Ed Wild’s cinematography is slick, cold and sharp, and presents an unrecognizable London, with its lights shining in the dark under a blue hue. The look is very alien and very modern European. While rendering familiar places unrecognizable is a cool thing to do (see Leon The Professional and how New York looks like the Parisian underbelly) this does little to make the film stand out as a British version of Heat (1995); many shots look like the film could have been shot in Sweden.  

And that would not be that bad, though, if not for that glaring Heat comparison. This film is another action crime epic, like Michael Mann’s masterpiece, with the central protagonists being cops and robbers playing cat and mouse. This time there is more of a third party threat than there is in Mann’s film, but the comparison is unmistakeable. Going back to the problem of it not looking too much like England: the film could have been shot in the US without much of the dialogue being changed, and as a ‘British Heat’, I feel the film needed just a bit more to make you associate it with the UK. 

But perhaps a British audience with receive the plot better than I did, as the conspiracy that ties all major events together involves guns, and the issue of providing guns to UK police in a standard capacity a la the US. This may be a big issue in the UK post-riots, but in the film to me it lacked a certain kind of relevance, and felt fake and un-British as a conspiracy idea. 

The whole thing feels just too American to me. I suppose that’s a trapping of the genre, as action films of this type originated there and as such the plot and character conventions feel too American. The film is peppered with these clichés here and there, and as such the film feels like Brits trying to make an American movie. It feels odd as all the actors on display are top-shelf and at times the story and the dialogue feel amateurish. 

I say amateurish as I recognise the film in a certain way, its very familiar to me. Not to say that it is; the script won third place in a competition regarding unproduced screenplays, and found itself with Ridley Scott as one of its executive producers. I’m just saying that at a young age I felt like I could make a ‘smart’ action movie, more of a drama with shooting in it, and had many ideas of writing a film that would have probably turned out very much like ....Punch. Maybe I will write something like that someday, and it feels sometimes like the film is cramming American ideas and scenarios into a British setting, and that feels to me like something a teenager would write.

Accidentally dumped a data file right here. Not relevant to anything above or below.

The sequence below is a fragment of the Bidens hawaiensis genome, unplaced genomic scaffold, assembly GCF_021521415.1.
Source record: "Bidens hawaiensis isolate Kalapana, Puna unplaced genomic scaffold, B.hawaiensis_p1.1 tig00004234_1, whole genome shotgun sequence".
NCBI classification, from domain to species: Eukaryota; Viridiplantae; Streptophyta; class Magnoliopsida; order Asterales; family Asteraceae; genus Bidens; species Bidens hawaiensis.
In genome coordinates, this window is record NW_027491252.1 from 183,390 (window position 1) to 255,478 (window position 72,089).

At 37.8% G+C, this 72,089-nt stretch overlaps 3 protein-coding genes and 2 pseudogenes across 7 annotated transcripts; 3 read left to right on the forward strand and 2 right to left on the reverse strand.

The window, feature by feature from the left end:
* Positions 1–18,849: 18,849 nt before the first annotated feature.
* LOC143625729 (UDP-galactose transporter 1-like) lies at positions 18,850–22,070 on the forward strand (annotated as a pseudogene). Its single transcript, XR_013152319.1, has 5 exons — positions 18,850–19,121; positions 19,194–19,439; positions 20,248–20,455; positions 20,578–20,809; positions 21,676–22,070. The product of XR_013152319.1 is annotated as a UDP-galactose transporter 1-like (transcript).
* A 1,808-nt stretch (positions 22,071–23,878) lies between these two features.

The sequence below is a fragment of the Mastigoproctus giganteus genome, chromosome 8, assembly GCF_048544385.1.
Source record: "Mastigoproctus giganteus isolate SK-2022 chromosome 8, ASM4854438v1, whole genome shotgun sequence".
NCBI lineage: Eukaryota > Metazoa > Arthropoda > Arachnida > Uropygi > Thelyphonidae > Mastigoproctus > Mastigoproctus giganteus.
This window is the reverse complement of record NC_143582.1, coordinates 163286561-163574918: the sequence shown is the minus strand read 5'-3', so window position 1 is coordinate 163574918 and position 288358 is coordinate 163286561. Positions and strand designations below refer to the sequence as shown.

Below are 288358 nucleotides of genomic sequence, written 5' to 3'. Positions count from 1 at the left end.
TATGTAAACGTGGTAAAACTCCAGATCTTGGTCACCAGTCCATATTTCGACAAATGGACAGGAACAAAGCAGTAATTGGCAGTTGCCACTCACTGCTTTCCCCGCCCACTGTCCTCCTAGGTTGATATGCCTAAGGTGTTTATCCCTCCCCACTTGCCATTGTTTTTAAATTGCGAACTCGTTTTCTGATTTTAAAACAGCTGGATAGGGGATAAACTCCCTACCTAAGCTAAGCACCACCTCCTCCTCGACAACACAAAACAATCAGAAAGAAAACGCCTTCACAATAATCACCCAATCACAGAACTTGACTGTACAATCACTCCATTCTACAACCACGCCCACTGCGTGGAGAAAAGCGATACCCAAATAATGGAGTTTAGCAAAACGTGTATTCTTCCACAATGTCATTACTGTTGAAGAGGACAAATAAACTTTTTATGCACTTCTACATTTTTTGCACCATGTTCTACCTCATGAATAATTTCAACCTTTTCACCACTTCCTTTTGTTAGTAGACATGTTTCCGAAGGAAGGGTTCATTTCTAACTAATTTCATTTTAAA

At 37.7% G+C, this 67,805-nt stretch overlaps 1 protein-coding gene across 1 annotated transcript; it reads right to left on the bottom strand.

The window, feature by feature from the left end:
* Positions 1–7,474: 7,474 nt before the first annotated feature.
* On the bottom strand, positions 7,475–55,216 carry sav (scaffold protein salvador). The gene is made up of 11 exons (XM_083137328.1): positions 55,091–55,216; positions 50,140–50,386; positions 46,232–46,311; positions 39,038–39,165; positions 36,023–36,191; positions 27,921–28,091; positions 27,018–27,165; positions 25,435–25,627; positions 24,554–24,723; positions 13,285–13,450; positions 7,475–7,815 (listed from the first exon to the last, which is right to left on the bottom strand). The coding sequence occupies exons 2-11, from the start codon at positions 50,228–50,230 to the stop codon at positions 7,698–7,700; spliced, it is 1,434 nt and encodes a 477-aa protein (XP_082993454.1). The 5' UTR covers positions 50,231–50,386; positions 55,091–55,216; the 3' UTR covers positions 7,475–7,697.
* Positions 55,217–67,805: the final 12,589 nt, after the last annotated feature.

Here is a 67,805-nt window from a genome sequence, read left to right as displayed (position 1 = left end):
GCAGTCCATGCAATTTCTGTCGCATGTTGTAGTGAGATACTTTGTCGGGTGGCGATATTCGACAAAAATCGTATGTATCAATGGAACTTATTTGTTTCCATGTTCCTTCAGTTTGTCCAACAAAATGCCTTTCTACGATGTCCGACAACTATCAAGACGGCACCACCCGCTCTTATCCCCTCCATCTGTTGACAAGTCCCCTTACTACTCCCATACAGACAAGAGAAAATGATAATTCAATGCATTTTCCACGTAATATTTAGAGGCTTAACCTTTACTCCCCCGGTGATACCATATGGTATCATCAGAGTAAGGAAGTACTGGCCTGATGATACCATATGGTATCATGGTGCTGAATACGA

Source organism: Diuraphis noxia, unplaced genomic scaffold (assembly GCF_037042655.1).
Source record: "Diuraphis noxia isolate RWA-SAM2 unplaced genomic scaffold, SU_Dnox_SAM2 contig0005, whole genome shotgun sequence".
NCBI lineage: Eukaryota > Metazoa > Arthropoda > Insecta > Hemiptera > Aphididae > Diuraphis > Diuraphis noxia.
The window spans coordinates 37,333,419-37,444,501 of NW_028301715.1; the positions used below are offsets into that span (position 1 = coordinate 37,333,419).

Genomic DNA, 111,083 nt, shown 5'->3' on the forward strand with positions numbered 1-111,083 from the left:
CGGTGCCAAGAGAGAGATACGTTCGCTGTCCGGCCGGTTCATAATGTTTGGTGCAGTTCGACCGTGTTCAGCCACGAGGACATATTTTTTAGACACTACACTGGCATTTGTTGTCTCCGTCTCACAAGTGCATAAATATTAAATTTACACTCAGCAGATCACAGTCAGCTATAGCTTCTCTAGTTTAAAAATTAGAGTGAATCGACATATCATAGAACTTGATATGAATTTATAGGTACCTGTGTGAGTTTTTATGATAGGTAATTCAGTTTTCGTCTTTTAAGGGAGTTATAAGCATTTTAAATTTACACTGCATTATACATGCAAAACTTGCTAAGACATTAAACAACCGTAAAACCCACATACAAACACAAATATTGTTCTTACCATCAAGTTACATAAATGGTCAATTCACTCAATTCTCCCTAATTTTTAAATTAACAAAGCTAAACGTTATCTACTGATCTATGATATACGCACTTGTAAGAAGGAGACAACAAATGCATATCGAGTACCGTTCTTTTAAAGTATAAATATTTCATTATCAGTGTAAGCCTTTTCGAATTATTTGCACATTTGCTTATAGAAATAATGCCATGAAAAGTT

Which brings me to the film’s misleading title. It feels like the title of a sassier film, and while there actually is a plot-based reason as to the name of the film (the words ‘welcome to the punch’ are blink-and-you-miss-it, but there) the film overall lacks the kind of energy that the title suggests. There is one great scene, however, where three heroic characters hold a villain’s grandma hostage, and shootout ensues. This scene crackles with energy and innovation, and is shot brilliantly. It makes one wonder why the rest of the film is rather flat, and one must assume that this scene was a ‘this has to be in the movie’ kind of scenes that the director must have dreamt about making, as it is the only one with a discernible amount of care put into it. It’s the most exciting and certainly the most memorable scene in an otherwise unmemorable film. 

The performances are ok. The cast are made up of UK TV favourites of mine, with some of their great film actors thrown in for good measure. The problem is they’re not given much to work with. In a short amount of time the two main characters are dealt great personal blows, and both reactions aren’t given the right amount of time or gravitas they deserve. It’s easy to determine who the bad guy is behind it all (it rhymes with ‘flavid florriesy’) and the reasons and motivations for such criminal acts are hastily sped through. 
The problem is we’re not given much of a reason to care what happens to any of the characters, really, which leaves us with a cold film that goes through the motions at times, save for the before mentioned hostage scene. It at times feels like the actors filmed this on the weekends while they worked on bigger, better productions during the week; Daniel Mays looks liked he walked straight off the set of Ashes to Ashes. But it is good seeing McAvoy with a ginger beard (my friend Andrew has the same problem) and being more like a tough man than the grown teenager he looks like in Wanted. He turns in a good performance, but Strong’s scenes needed a bit more oomph. He’s a bit too cold and calculated, and needed more life. 

In all Welcome to the Punch is ok. It’s certainly not the worst film in the world, but it is by no means the most memorable or the most original. It’s also a surprisingly long film, so if you’re in the mood to watch quality UK actors do an ok job in an predictable American style heist revenge film, give it a look. But I had a better time watching The Sweeney (2012).